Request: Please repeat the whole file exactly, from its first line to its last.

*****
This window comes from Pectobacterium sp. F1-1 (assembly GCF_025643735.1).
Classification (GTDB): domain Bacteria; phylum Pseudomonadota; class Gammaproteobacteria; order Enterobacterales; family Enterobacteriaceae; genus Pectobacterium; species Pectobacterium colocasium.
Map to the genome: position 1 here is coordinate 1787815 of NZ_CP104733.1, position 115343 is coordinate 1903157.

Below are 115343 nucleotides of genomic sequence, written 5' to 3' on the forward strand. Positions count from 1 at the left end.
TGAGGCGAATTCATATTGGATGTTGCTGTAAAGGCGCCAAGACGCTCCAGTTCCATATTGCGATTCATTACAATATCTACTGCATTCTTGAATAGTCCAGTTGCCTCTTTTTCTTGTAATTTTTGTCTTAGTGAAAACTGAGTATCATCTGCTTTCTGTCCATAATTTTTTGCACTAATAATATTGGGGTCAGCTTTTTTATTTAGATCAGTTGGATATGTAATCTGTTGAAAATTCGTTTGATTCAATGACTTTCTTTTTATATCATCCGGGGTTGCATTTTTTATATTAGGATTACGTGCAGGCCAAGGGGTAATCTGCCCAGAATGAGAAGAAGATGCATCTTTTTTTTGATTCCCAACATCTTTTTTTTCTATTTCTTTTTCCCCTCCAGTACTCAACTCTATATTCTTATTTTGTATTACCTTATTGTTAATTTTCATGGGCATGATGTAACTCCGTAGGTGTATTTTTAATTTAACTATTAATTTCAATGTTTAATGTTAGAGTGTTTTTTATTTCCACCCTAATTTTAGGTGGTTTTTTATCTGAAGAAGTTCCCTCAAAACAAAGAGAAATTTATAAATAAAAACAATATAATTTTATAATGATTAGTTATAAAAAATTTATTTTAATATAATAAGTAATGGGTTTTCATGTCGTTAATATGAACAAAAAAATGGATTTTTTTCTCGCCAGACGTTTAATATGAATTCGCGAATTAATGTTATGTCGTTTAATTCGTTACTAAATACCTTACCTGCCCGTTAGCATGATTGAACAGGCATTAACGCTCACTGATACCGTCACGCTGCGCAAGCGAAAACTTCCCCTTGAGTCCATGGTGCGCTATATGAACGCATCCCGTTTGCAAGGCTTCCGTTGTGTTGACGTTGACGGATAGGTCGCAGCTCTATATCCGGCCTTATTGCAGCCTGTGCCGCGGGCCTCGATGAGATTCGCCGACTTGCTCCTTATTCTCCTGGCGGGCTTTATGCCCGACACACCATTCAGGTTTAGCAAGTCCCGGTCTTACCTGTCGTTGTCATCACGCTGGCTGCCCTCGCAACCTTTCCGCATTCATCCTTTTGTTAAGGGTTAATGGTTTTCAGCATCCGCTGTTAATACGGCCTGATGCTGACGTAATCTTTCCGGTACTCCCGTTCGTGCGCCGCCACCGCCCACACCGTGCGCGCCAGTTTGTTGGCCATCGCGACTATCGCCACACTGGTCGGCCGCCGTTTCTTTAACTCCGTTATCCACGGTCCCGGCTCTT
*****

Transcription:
This window comes from Pectobacterium sp. F1-1 (assembly GCF_025643735.1).
Classification (GTDB): domain Bacteria; phylum Pseudomonadota; class Gammaproteobacteria; order Enterobacterales; family Enterobacteriaceae; genus Pectobacterium; species Pectobacterium colocasium.
Map to the genome: position 1 here is coordinate 1787815 of NZ_CP104733.1, position 115343 is coordinate 1903157.

Below are 115343 nucleotides of genomic sequence, written 5' to 3' on the forward strand. Positions count from 1 at the left end.
TGAGGCGAATTCATATTGGATGTTGCTGTAAAGGCGCCAAGACGCTCCAGTTCCATATTGCGATTCATTACAATATCTACTGCATTCTTGAATAGTCCAGTTGCCTCTTTTTCTTGTAATTTTTGTCTTAGTGAAAACTGAGTATCATCTGCTTTCTGTCCATAATTTTTTGCACTAATAATATTGGGGTCAGCTTTTTTATTTAGATCAGTTGGATATGTAATCTGTTGAAAATTCGTTTGATTCAATGACTTTCTTTTTATATCATCCGGGGTTGCATTTTTTATATTAGGATTACGTGCAGGCCAAGGGGTAATCTGCCCAGAATGAGAAGAAGATGCATCTTTTTTTTGATTCCCAACATCTTTTTTTTCTATTTCTTTTTCCCCTCCAGTACTCAACTCTATATTCTTATTTTGTATTACCTTATTGTTAATTTTCATGGGCATGATGTAACTCCGTAGGTGTATTTTTAATTTAACTATTAATTTCAATGTTTAATGTTAGAGTGTTTTTTATTTCCACCCTAATTTTAGGTGGTTTTTTATCTGAAGAAGTTCCCTCAAAACAAAGAGAAATTTATAAATAAAAACAATATAATTTTATAATGATTAGTTATAAAAAATTTATTTTAATATAATAAGTAATGGGTTTTCATGTCGTTAATATGAACAAAAAAATGGATTTTTTTCTCGCCAGACGTTTAATATGAATTCGCGAATTAATGTTATGTCGTTTAATTCGTTACTAAATACCTTACCTGCCCGTTAGCATGATTGAACAGGCATTAACGCTCACTGATACCGTCACGCTGCGCAAGCGAAAACTTCCCCTTGAGTCCATGGTGCGCTATATGAACGCATCCCGTTTGCAAGGCTTCCGTTGTGTTGACGTTGACGGATAGGTCGCAGCTCTATATCCGGCCTTATTGCAGCCTGTGCCGCGGGCCTCGATGAGATTCGCCGACTTGCTCCTTATTCTCCTGGCGGGCTTTATGCCCGACACACCATTCAGGTTTAGCAAGTCCCGGTCTTACCTGTCGTTGTCATCACGCTGGCTGCCCTCGCAACCTTTCCGCATTCATCCTTTTGTTAAGGGTTAATGGTTTTCAGCATCCGCTGTTAATACGGCCTGATGCTGACGTAATCTTTCCGGTACTCCCGTTCGTGCGCCGCCACCGCCCACACCGTGCGCGCCAGTTTGTTGGCCATCGCGACTATCGCCACACTGGTCGGCCGCCGTTTCTTTAACTCCGTTATCCACGGTCCCGGCTCTT